Despite their fearsome reputation, hammerheads are some of the most shy and sensitive sharks in the sea. Their elusive nature makes diving with these "ocean ghosts" a challenge, but thanks to underwater camera traps, we're starting to see them in a whole new light. 

By placing a GoPro near the Darwin Arch of the Galapagos Islands – a known hammerhead hotspot – marine biologist and photographer Dr Simon J. Pierce managed to capture this beautiful clip of a scalloped hammerhead (Sphyrna lewini) in action. 


"Hammerheads are amazing to watch in the water," he says. "Few sharks come together in such large groups, and there aren't many places where this happens."

Here at Darwin Island, scalloped hammerheads spend their days leisurely swimming through the up-currents in search of "cleaning stations", where smaller fish gather to pick dead skin and parasites off the sharks. 

"I think Darwin is the best dive site in the world," says Pierce. "I was rapt to get the opportunity to dive with these sharks, as scalloped hammerheads are a globally endangered species, and there are too few places where experiences like this are still possible."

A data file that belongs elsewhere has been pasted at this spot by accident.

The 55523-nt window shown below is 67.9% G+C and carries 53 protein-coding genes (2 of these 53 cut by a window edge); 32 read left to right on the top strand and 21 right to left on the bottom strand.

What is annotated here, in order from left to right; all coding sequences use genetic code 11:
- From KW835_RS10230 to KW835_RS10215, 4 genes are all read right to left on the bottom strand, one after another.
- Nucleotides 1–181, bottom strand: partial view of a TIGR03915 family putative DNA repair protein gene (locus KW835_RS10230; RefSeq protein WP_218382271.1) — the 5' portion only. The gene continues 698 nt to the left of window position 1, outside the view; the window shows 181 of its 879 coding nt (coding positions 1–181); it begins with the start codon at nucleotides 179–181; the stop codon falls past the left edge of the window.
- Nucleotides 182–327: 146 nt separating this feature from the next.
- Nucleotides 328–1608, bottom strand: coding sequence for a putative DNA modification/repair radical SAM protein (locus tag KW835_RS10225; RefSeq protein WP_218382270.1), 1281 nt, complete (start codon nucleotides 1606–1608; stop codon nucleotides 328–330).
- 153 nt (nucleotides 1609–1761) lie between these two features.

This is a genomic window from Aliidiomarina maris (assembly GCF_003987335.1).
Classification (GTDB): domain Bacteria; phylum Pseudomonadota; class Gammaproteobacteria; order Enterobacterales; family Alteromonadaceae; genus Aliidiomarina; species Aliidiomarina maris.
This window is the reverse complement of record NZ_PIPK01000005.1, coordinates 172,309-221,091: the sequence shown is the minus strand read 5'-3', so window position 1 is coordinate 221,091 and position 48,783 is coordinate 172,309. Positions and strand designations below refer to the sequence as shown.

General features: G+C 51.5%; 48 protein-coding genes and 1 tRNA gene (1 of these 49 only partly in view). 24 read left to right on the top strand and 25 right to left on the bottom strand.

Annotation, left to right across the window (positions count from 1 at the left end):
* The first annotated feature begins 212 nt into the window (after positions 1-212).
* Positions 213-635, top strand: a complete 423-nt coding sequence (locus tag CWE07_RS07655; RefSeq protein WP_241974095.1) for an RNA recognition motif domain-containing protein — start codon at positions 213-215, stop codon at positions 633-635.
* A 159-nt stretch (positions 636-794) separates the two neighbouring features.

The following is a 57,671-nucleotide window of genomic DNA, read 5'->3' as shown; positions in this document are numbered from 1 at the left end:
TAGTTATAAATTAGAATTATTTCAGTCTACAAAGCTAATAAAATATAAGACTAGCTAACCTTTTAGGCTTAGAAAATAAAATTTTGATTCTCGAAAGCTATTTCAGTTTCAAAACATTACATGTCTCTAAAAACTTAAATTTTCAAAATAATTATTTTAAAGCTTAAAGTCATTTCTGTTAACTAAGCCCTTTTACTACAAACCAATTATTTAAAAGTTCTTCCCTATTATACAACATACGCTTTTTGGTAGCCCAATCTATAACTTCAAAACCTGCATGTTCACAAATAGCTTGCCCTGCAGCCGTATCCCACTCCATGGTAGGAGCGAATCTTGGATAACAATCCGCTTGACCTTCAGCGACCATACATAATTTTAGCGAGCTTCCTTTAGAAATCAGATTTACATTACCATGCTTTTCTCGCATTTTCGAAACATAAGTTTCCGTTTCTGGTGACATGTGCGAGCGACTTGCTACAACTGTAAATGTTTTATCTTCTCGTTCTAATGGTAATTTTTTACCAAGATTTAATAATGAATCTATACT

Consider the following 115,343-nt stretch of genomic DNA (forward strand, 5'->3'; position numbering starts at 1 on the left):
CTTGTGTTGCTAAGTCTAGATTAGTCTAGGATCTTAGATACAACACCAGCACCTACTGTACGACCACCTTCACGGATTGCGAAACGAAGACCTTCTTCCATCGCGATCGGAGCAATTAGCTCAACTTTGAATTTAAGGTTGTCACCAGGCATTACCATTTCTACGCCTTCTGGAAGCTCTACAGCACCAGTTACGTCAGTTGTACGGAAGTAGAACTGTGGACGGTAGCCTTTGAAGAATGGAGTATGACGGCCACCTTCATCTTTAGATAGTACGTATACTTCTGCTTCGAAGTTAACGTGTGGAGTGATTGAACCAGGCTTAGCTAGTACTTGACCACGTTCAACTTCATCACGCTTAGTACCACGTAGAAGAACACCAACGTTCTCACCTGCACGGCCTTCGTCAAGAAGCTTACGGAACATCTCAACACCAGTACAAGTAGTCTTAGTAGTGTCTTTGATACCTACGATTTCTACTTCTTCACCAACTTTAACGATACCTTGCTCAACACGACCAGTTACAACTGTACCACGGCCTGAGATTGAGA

While their large fin-to-body ratio makes these animals particularly vulnerable to the shark-fin trade, sport fishing (and bycatch) are also a big problem, and the sharks' stress sensitivity is a major point of concern for conservation biologists. The animals are extremely powerful, and known to put up quite a fight on the line. Elevated stress levels can cause the sharks to die, even after being released.

Luckily, Darwin Island falls within the Galapagos Marine Reserve, where management authorities work hard to enforce fishing bans, Pierce explains.

What's it like to swim with a school of these elegant predators? Our crew finds out on a dive in the waters off the coast of Mozambique: